How Elodea Are Grown

Elodea are water weeds native to North America. Elodea can survive as perennial plants rooted in the silt at the bottom of a waterway or floating loose on top of the water. They are oxygenating water plants, so they provide benefits to fish and other water creatures.

Growing Elodea

Elodea grows better in cooler waters, ideally below 21.1 degrees C. The plants can be rooted into pea gravel, soil or sand, as the roots are principally for anchoring the plant. This is a vigorous plant and can easily take over small ponds if not kept in check. Trim the tips back hard, if plant growth begins to choke other water plants or hinder the free swimming of fish.

Growing Elodea in Pots

Ideally, grow small pieces of rooted elodea in pots filled with garden soil. Cover the soil with small pebbles or rocks, which will ensure the earth stays inside the pot. Submerge the pots of elodea in around 2 to 3 feet of water.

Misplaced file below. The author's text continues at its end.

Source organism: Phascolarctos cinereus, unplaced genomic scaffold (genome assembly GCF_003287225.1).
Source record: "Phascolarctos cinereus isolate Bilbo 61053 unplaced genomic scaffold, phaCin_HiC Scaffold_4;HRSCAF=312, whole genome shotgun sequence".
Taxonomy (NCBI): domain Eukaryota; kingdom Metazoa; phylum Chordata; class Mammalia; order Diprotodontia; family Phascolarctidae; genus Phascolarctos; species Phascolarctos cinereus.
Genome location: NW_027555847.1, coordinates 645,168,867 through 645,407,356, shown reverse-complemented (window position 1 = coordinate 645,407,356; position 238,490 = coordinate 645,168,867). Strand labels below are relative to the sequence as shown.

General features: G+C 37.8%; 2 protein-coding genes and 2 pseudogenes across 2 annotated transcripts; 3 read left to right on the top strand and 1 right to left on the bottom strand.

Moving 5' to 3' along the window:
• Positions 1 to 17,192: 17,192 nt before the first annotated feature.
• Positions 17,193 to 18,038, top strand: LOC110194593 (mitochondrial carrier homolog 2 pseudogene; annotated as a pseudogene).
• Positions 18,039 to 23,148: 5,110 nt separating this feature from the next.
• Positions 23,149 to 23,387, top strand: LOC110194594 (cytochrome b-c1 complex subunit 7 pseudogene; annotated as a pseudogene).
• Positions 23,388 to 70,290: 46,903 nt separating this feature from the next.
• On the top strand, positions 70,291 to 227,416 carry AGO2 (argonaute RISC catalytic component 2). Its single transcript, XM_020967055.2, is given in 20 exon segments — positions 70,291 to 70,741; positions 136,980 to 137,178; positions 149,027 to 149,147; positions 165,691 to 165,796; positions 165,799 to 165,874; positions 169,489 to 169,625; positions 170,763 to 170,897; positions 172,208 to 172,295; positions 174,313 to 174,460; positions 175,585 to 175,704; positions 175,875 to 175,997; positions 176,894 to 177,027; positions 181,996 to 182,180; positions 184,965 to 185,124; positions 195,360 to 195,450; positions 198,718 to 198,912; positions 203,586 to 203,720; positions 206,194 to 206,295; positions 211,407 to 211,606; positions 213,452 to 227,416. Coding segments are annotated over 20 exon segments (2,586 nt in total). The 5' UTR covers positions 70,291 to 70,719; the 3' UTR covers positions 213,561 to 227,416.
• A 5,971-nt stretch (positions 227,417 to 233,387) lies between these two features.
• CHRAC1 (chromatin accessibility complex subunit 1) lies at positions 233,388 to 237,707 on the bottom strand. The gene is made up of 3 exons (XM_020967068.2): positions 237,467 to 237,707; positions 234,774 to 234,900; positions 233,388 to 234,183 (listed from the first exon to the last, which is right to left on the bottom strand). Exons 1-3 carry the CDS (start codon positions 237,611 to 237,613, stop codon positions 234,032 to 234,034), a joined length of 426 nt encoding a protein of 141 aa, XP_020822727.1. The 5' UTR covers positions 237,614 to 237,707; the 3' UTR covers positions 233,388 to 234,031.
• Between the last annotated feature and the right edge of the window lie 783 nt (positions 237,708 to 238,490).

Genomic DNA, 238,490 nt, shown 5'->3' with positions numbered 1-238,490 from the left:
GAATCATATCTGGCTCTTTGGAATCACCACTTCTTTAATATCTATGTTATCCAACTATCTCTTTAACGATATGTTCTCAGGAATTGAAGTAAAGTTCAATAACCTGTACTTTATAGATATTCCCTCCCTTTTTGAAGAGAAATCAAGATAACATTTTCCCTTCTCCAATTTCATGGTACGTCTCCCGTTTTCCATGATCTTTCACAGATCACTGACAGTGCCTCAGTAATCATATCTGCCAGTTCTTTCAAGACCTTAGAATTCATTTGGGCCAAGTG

Propagating Elodea

Cut about 2 inches from the tip of elodea plants; these small sections can be rooted into soil. Plant the elodea tips in pots of soil and submerge the pots fully. The elodea plants should root in a couple of weeks.

Cite this Article A tool to create a citation to reference this article Cite this Article

About the Author

Based in the UK, Dawn Denmar began writing online in 2009. Her writing has been published in her college's student newspaper, "Demon," as well as on various websites. Denmar has a BA (Hons) in history and journalism awarded by De Montfort University, Leicester in September 2013.